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EU Opens The Door To American Travelers. But Be Sure To Read The Fine Print

People enjoy the May sunshine from the cafe terraces of Brussels' Grand Place. On Friday, European Union added the United States to the list of countries whose citizens and residents should be allowed to travel freely within the bloc.
People enjoy the May sunshine from the cafe terraces of Brussels' Grand Place. On Friday, European Union added the United States to the list of countries whose citizens and residents should be allowed to travel freely within the bloc.

Americans are now able to visit the European Union again, vaccinated or not. The European Council has updated its list of countries whose citizens and residents should be allowed to travel freely to the bloc's 27 member nations, and the United States is finally on it.

But before you get on a plane, be aware there may be catches. In fact, there could be 27 different combinations of them. While the updated list published Friday is a recommendation on who may be granted entry based on their home country's health situation, each EU government makes its own border decisions. This includes what nationalities to admit, whether to require PCR or rapid antigen coronavirus tests upon arrival, and whether quarantine is mandatory. And while the European Commission, the EU executive branch, emphatically urges countries to coordinate such rules with their neighbors to ensure mobility, that plea has often fallen on deaf administrative ears.

And there's yet another factor EU governments may take into account when deciding whether to grant access to American travelers: reciprocity. The U.S. government has not yet lifted its ban on non-essential travel by Europeans. It's a touchy point. European Commission spokesman Adalbert Jahnz explained, "It goes without saying that we would expect the same from partner countries outside the EU for EU citizens traveling to those countries."

The U.S.-EU summit on Tuesday gave new hope for Europeans hoping to head west.

"We have received reassurances that this is a high-priority issue for the U.S. administration," Jahnz said, adding that a joint working group met Friday with the aim to "reinitiate safe and sustainable travel between the EU and the U.S."

Alberto Alemanno, a professor of EU law and policy at HEC business school in Paris, believes the U.S. hesitancy to open its borders to European tourists is largely due to a "negative perception of the EU's handling of the pandemic — notably, slow vaccination programs. In other words, Europe is not perceived as safe [yet]."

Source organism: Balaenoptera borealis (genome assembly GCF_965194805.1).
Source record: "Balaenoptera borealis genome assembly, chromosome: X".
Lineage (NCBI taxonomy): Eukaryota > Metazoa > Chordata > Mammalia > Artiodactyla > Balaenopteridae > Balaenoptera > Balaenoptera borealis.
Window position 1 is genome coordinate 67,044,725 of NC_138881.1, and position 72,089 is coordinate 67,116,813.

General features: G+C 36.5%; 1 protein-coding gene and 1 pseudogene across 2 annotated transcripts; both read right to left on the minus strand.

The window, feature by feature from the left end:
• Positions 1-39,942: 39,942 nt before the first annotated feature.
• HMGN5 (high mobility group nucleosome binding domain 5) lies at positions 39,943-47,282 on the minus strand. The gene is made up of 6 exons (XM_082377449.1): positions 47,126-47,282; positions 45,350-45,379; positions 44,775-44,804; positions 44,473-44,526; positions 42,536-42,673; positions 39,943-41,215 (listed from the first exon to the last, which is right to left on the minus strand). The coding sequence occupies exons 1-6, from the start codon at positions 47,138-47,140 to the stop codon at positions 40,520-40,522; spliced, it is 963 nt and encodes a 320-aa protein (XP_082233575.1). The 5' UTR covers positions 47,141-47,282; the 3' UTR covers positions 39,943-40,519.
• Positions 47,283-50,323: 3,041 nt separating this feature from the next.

But Jahnz is optimistic this is changing. "The epidemiological situation in the EU is improving," he notes. "And we are, of course, putting in place a robust infrastructure to facilitate safe travel thanks to the 'EU digital COVID certificate,' " which is designed to ease cross-border recognition of testing or vaccination statuses.

"So we are hopeful," he added, "that we will find solutions that are workable for the U.S. as well."

Meanwhile, the European tourism sector is eagerly anticipating the return of its most profitable customers outside the EU. Last year was a "catastrophe," says Jeroen Roppe, spokesperson for Visit.Brussels, the tourist communications agency for the Belgian capital. Normally 80% of Brussels' visitors come from abroad, and many of those are from the U.S., Roppe explained. "We are very happy to see American tourists coming back to our city."

Eduardo Santander, executive director for the European Travel Commission, the umbrella organization for tourism agencies across the continent, is also optimistic, but said important questions remain.

"We think this is a great start, but we still have to read the small print," he said, urging would-be voyagers to do the same. "It's probably a couple of weeks until there is certainty about all the little things a traveler has to take into account before coming to Europe, and in particular, the issue of mobility within the European Union" if governments don't coordinate border regulations.

Santander warns that a lack of reciprocity for European travelers wishing to go to the U.S. could eventually be a problem for Americans as well, because airlines will need people going both directions to resume their flight routes. But he believes by mid-July things will be going smoothly, and that this year, high season for tourism could last well into the fall to meet pent-up demand.

Copyright 2021 NPR. To see more, visit https://www.npr.org.

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